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Gut bacteria in Hadza diet different from ours study finds

By Dr Ananya Mandal, MD,August 24, 2017

Probiotics are one of the fastest growing areas for research as well as one of the valued members in the food industry. These are healthy bacteria or friendly bacteria that are added to yogurts, drinks, and baby food in order to colonize out gut when we are taking antibiotics or are down with an intestinal infection.

A new study in the journal Science has revealed that gut bacteria of hunter-gatherers in Africa did not actually contain any of these bacteria that are considered healthy.

An unidentified Hadza bushman with bow and arrow during hunting on February 18, 2013 in Tanzania. Image Credit: erichon / Shutterstock

An unidentified Hadza bushman with bow and arrow during hunting on February 18, 2013 in Tanzania. Image Credit: erichon / Shutterstock

The researchers also found that these original hunter gatherers did not get the common gut ailments that plague today’s mankind such as inflammatory bowel disease or Crohn’s disease, ulcerative colitis and colon cancer. This new study is the first of its kind that reports the gut bacteria composition of hunter-gatherers who used to forage or hunt for most of their foods.

These hunter gatherers mimic our ancestors before the invention of agriculture 10,000 years ago. Up until now the study of gut flora was restricted to persons living in industrial areas who eat processed foods rich in salts, sugars and trans fats. This study reveals that these processed diets have changed the composition of the gut bacteria or microbiome from the early cavemen.

An international team led by researchers at the Stanford University School of Medicine, came together to work on this study. The fecal samples of persons of one of the last remaining hunting and gathering communities in the world, the Hadza people of Tanzania were gathered for the study.

Justin Sonnenburg, PhD, associate professor of microbiology and immunology at Stanford and senior author of the multi-institution study called the Hazda population the closest available “proxy” to a time machine that researchers can climb onto in order to look at the eating habits of our ancestors.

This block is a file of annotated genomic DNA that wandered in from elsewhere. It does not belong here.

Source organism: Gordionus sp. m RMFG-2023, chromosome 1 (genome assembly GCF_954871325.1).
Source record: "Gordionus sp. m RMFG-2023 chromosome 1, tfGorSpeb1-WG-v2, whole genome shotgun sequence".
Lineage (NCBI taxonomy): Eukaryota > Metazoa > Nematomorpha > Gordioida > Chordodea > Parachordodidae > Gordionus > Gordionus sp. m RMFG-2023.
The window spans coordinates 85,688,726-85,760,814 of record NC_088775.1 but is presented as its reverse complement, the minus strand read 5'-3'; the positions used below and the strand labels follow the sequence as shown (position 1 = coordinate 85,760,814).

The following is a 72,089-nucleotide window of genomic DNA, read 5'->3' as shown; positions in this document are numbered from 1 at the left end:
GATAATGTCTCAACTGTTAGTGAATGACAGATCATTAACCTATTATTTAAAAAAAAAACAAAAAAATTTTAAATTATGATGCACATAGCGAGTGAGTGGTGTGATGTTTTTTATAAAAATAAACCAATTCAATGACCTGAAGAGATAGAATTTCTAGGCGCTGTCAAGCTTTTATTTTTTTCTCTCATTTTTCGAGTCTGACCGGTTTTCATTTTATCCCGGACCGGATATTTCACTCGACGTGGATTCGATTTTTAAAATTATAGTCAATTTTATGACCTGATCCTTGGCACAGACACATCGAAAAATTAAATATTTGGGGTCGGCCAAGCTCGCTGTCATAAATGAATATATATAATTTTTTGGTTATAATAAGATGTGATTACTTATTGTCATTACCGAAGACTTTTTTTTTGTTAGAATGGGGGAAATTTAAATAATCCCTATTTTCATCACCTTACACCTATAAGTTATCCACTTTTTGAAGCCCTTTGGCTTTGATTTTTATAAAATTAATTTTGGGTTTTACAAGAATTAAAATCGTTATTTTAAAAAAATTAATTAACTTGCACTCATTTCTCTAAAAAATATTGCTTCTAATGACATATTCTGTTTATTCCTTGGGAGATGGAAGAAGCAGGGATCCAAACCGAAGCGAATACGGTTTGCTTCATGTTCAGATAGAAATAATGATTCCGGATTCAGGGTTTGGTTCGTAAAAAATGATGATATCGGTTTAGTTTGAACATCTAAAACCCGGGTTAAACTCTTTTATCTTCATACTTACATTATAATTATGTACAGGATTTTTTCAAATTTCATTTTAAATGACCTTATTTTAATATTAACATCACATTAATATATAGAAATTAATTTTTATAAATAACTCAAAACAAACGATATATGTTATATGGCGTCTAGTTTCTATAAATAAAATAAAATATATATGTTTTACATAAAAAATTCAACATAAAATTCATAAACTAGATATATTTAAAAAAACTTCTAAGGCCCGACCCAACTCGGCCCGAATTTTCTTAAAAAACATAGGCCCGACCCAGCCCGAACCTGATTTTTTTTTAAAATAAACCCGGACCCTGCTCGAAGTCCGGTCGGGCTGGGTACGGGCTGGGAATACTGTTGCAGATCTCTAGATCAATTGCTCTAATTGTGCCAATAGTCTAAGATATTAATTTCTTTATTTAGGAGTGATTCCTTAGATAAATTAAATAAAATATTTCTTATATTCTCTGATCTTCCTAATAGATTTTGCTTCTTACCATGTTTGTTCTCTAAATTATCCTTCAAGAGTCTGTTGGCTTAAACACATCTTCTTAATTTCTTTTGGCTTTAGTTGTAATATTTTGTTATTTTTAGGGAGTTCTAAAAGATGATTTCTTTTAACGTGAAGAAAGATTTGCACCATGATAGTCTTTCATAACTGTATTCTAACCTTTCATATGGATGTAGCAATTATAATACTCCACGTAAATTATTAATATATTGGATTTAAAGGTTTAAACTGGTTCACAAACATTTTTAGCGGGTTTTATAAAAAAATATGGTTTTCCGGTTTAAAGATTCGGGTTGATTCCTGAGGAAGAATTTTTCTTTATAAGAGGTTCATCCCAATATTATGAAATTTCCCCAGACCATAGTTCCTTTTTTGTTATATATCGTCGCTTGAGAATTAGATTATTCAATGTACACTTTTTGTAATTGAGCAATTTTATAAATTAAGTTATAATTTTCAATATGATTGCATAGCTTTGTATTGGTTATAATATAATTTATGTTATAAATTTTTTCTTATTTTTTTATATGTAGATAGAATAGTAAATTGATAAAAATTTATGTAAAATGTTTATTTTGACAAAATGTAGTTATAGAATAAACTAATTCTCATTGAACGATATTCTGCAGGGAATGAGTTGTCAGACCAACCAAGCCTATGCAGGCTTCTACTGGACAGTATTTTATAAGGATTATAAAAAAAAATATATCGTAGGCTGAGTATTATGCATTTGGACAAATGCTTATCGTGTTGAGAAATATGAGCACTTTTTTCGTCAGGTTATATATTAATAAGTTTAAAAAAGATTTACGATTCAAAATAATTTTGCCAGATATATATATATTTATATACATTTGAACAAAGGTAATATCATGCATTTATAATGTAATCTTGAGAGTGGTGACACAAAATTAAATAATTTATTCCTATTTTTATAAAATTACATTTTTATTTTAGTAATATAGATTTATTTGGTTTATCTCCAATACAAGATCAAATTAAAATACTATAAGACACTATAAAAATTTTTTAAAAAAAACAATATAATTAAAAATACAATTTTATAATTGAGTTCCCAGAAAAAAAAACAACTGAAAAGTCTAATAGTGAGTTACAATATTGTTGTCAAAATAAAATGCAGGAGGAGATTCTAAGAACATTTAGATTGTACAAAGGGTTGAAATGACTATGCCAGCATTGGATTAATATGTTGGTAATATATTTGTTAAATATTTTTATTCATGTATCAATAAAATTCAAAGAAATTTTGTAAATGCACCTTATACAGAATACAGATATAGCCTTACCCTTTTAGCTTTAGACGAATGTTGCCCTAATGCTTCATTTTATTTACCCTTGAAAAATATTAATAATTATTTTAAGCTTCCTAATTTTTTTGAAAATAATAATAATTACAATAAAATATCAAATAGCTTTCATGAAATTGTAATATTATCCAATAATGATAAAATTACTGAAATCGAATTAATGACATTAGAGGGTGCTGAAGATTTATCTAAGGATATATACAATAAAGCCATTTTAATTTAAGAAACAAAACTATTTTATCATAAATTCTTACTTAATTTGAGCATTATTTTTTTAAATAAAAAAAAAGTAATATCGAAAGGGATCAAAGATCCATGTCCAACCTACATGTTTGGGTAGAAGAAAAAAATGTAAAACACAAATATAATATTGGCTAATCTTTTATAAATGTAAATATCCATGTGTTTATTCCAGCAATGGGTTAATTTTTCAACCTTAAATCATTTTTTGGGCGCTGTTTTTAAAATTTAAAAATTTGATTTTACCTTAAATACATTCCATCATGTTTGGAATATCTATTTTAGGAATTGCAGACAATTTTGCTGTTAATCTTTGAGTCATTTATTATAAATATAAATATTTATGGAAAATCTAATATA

There are around 1,000 Hazda existing of which only around 200 follow the old diet. Their diet comprises of five items that include meat, berries, baobab (a fruit), tubers and honey. The diet varies with season since storage of food and its availability throughout the year is not an option in the Rift Valley.

During dry seasons, meat, baobab and tubers are consumed more while berries, tubers, honey and baobabs are taken more during wet seasons. These 200 people would be lost soon said Sonnenburg and it is now that their guts and their ecosystem could be studied.

The team collected samples from 350 samples from 188 Hadza, aged 8 to 70 years over a roughly one-year period that were analyzed in University of Bologna in Italy, where extraction and sequencing of DNA from bacteria was done to identify their exact types. The fecal matter revealed the kind of foods the Hazda ate and the components of their microbial gut flora. The metabolites or fatty acids that are used by the microbes in their gut for energy, were also found in the samples. This was then compared with samples from Italians who ate normal western diet.

Results revealed that the Hazda had a more diverse gut microbial system. Further, two groups of farmers from Africa were also studied. The Hazda still came out to be different. Their samples did not show the presence of a type of bacteria commonly added to probiotic drinks—known as Bifidobacterium. This bacterium is usually present in milk.

Since the Hazda did not consume milk, they did not have these bacteria speculate researchers. The Hazda population was found to be free from several diseases including obesity, diabetes, autoimmune diseases etc. which are all thought to occur due to imbalances of the gut microbiome.

Alyssa Crittenden, a nutritional anthropologist at the University of Nevada, Las Vegas, and lead author of the study, said that this study changes the definitions of what is considered to be healthy and what is not. Healthy and unhealthy clearly depend on the diet. Hadza men and women also differed in their gut microbial environment found the study.

This pointed towards the fact that diet was different for men and women. Hadza men hunt and eat meat and honey while women ear tubers that they have dug up. This difference has never been noted in the western population. Paleobiologist Amanda Henry of the Max Planck said that women had bacteria that are better suited to digest the excess fibres that they were taking.

The study was funded by the National Institute of Diabetes and Digestive and Kidney Diseases, the Emch Family Foundation, the Forrest & Frances Lattner Foundation, the C&D Research Fund and the Discovery Innovation Fund.

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